In 1928, a group of artists, poets, and provocateurs in Leningrad founds “Oberiu,” a nonsensical-sounding acronym for “The Association of Real Art.” Says patron Kazimir Malevich: “You are young troublemakers and I am an old one. Let’s see what we can do.” They shock and mesmerize the city with their outlandish performances and stunts. By 1930 Oberiu has been disbanded and its members driven underground. Amateur philosopher and polymath Leonid Lipavsky records their conversations as they gather to pursue their eclectic interests in private, and his friend Yakov Druskin saves the manuscript in secret for fifty years. They will appear for the first time in English in Little Star #2, due immanently and on sale now for a special price, in a translation by poet Eugene Ostashevsky. Here’s a taste.
DANIIL KHARMS: Of all insects, crickets make the most loyal spouses, like zebras among animals. I used to keep two crickets in a cage, male and female. When the female died, the male stuck his head between the bars and committed suicide.
LEONID LIPAVSKY: It’s amazing that crocodiles hatch from eggs.
KHARMS: I personally hatched from caviar. This almost led to a grievous misunderstanding. My uncle came over to offer congratulations, it was right after the spawning and my mother was still lying around sick. So he sees the cradle and it’s full of caviar. And my uncle was a big fan of eating. He spread me on a piece of bread and poured himself a shot of vodka. Luckily they stopped him in time, but it still took a while to put me back together again.
TAMARA LIPAVSKAYA: So how did you feel in that state?
KHARMS: I must confess that I don’t recall, for my condition then was unconscious. I do know that, for a while, my parents refrained from punishing me by making me stand in the corner, because I stuck to walls.
LIPAVSKAYA: And for how long did you remain in this unconscious condition?
KHARMS: Until the end of high school.
Druskin arrived at nine [. . . ].
LIPAVSKY: You should let somebody take a mold of your face, because you never know what might happen.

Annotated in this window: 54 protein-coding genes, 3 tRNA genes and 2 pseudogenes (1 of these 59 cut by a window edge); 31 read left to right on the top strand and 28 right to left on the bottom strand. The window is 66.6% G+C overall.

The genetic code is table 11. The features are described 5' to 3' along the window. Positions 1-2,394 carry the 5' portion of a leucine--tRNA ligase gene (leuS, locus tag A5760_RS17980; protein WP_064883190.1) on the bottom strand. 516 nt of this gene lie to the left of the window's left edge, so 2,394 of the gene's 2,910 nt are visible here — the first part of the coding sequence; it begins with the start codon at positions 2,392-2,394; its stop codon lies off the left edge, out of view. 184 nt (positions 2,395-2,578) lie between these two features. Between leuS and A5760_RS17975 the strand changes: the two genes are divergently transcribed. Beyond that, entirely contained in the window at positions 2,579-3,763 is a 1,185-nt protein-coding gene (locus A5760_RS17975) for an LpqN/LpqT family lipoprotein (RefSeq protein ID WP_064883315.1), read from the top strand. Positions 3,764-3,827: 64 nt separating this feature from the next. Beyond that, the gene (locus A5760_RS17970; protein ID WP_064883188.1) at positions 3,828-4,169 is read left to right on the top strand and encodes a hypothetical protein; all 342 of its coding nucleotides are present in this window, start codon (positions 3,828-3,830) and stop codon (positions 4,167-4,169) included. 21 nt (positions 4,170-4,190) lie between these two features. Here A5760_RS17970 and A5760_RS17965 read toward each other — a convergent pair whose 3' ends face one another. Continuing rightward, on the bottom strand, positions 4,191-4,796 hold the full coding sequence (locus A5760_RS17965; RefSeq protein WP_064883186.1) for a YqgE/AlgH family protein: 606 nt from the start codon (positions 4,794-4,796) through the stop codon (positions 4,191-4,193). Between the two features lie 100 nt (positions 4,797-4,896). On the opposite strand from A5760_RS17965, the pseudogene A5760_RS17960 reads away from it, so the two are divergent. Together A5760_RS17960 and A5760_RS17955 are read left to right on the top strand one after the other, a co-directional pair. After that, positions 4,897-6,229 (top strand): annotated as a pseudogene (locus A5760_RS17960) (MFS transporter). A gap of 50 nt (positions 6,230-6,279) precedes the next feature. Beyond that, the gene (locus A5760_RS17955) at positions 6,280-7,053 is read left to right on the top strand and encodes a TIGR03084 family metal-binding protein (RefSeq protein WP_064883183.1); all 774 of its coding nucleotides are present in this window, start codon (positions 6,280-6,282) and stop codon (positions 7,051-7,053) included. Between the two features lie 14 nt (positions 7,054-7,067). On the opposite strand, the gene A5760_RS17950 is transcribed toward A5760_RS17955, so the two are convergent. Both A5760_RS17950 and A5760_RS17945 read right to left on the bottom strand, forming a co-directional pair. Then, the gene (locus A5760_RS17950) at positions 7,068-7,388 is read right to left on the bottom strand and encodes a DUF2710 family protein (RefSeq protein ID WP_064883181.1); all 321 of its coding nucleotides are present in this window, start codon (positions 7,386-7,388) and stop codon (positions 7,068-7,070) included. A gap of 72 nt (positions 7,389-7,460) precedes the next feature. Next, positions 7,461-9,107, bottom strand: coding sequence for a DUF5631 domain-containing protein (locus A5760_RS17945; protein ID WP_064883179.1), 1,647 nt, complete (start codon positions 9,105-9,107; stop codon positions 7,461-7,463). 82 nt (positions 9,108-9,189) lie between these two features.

Instead of answering, Druskin started talking about the French.
YAKOV DRUSKIN: They’re simply pigs, a country of pigs. It’s probably true that people get, after all, better in places where they’re beaten up more.
VVEDENSKY: What difference does it make, nations and their fates. What matters is that people think about time and death more now than before; everything else that’s considered important, is not [. . . ].
LIPAVSKY: You pronounce those two words “about time and death” with such pleasure as if you entirely took ownership of them and put them in your pocket. Moreover, they’re convenient. They free you from everything else, while demanding nothing. Because it doesn’t seem you’ve retired, or have plans to retire, into the desert, as people did before when they said “time and death.” And Druskin also grasps at those words because they don’t impose any responsibility, you can simply fall silent after them. And as for everything else, it’s confused, it’s nonsense, and not worth taking into account . . . No. I think that the fates of nations do make a difference. By and large, what has happened? Great impoverishment, and cynicism, and loss of stability. How unpleasant. But the stability, honor, and affection that had existed earlier, despite a certain rightness hidden in them, did nonetheless get in the way of looking at the world directly. They were unserious for us—like medieval maps. And when the devastation came, it helped us rid ourselves of self-deception. And current science, for example, is better than the science of the eighteenth and nineteenth centuries.
Vvedensky bought a half-liter of vodka. He poured half of it away because he wanted to go to a party later. He began telephoning female acquaintances, starting every phrase with an “eh” and using an especially unceremonious tone, which he evidently considered a kind of aristocratism. But here he hit a streak of bad luck: the acquaintances kept announcing they didn’t drink vodka, and would rather watch newsreels. Then Vvedensky would hang up the phone and call somebody else. Meanwhile Druskin poured off a little vodka from the hidden bottle but Vvedensky didn’t notice.
DRUSKIN: For some reason, communing with nature usually makes people dumber.
Vvedensky drank with uncharacteristic modesty: he was saving himself for future developments. “Drink,” urged Lipavsky. “It awakens faded abilities.”
And so Vvedensky went off to another party, as if into another world. Druskin and Lipavsky remained alone.
DRUSKIN: So, Zabolotsky, did you find me a job that doesn’t call for particular effort? By “effort” I mean any kind of stress. Please find it soon, otherwise I’ll become unemployed and will really need money.
NIKOLAI ZABOLOTSKY: If it doesn’t offend you, I would suggest you become a chimneysweep. It’s a brilliant profession. Chimneysweeps sit on rooftops, below them are the multifarious massifs of housing cooperative units, above them is the sky, colorful like a Persian carpet. Yes, an association of such people, I mean an alliance of chimneysweeps, may change the world. Therefore become a chimneysweep, Druskin.